Shades of Mentoring


It’s common wisdom that mentoring can make a difference in our lives whether we are mentor or mentee. And mentors can take many forms in my opinion. But I wonder how important is that our mentors look like us? Or share similar life experiences?

I recently had a very brief conversation about whether or not our mentors need to look like us and if they don’t look like us can they fully understand our experiences in the world or mentor us adequately. I have been thinking about the conversation for a bit and  in some ways this approach feels narrow when we think about mentors needing to be like us to help us. It makes me think about my training as a counselor and the idea that I think new addiction counselors often experience. The experience of feeling inadequate to help those struggling with addiction because they themselves are not struggling with addiction. I am sure there are other examples but essentially, we don’t need to suffer in the same ways to help each other.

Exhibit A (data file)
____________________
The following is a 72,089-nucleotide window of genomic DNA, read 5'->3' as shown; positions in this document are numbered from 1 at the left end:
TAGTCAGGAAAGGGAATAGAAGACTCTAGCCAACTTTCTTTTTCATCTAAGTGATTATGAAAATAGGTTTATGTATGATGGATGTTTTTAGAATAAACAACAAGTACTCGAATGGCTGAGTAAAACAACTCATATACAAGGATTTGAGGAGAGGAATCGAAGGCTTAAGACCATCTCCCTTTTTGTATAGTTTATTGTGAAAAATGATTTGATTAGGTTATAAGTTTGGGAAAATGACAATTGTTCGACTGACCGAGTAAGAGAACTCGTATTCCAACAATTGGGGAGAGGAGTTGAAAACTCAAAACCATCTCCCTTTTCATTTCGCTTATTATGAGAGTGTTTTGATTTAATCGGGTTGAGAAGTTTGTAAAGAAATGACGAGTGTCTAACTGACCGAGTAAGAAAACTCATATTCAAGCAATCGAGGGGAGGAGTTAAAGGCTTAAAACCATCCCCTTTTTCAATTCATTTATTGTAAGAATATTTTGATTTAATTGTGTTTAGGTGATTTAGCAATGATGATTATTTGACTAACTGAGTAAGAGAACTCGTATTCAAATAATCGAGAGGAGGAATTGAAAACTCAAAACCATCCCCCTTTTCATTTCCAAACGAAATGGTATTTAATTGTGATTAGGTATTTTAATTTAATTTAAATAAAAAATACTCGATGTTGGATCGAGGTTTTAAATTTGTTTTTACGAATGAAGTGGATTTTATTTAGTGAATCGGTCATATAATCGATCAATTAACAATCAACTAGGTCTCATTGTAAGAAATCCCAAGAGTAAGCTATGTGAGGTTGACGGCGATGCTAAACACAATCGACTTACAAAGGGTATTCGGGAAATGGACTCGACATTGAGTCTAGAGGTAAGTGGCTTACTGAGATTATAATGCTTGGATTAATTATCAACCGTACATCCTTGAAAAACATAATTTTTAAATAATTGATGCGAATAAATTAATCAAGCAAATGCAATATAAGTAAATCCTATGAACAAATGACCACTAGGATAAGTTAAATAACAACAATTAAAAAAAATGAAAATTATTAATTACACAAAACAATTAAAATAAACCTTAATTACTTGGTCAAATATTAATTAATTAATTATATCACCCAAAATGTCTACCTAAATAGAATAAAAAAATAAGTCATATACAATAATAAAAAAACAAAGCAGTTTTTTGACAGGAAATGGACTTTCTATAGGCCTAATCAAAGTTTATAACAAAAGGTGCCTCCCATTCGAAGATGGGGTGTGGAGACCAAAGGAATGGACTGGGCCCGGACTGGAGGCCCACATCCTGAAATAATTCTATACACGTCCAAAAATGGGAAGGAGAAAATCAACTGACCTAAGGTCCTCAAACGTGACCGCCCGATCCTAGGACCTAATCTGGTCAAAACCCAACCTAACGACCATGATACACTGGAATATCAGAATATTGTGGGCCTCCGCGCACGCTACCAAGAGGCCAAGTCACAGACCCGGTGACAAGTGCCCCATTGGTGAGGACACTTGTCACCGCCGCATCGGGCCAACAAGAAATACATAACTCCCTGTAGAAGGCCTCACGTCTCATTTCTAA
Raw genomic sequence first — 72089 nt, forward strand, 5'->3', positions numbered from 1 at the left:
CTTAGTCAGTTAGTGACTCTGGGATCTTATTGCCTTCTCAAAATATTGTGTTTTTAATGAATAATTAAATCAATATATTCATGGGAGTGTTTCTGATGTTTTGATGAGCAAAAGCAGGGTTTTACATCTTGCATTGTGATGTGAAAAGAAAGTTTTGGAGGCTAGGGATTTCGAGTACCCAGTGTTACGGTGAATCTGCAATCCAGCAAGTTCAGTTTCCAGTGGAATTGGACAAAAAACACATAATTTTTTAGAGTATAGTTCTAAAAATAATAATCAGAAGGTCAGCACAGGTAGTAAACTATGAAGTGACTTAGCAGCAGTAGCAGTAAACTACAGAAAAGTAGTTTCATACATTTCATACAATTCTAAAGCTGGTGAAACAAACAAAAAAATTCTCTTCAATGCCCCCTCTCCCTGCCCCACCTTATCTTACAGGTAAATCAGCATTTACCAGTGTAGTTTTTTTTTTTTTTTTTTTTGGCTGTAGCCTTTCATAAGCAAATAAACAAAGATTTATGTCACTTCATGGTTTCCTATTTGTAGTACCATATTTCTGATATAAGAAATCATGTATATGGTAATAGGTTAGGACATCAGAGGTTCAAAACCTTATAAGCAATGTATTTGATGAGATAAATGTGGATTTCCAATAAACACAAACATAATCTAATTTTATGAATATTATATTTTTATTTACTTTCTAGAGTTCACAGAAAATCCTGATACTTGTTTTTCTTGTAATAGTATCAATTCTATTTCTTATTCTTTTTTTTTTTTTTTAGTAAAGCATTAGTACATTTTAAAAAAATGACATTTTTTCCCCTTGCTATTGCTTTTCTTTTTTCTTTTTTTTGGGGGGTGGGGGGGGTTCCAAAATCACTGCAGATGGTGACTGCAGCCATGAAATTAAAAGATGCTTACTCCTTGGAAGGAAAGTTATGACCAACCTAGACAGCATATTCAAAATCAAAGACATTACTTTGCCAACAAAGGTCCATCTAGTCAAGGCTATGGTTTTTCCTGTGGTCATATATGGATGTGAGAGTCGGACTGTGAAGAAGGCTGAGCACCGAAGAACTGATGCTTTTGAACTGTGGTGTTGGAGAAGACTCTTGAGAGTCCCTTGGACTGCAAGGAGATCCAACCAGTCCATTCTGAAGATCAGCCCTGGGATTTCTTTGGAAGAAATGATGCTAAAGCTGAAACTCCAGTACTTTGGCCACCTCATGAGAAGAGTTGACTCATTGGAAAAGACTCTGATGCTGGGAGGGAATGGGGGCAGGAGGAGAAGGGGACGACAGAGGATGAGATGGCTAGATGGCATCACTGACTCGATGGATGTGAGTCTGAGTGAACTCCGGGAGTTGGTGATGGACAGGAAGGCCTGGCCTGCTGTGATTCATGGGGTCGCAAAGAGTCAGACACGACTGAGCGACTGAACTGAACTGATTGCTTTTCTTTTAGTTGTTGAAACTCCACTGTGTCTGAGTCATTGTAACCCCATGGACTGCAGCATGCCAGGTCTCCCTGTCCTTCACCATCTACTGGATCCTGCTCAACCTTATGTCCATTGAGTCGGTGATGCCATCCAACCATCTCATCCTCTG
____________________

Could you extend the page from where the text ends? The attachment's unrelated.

Although, mentoring typically is not about helping each other through struggles, per se, but mentoring in any capacity will include some help with struggles because struggles are apart of all our lives in some form. Mentors who have experienced the world in ways that are different from our own can expose us to a rich tapestry of experiences which we can in turn share with others. So, instead of having mentors like us we should intentionally seek out mentors and seek to mentor others that don’t look like us.

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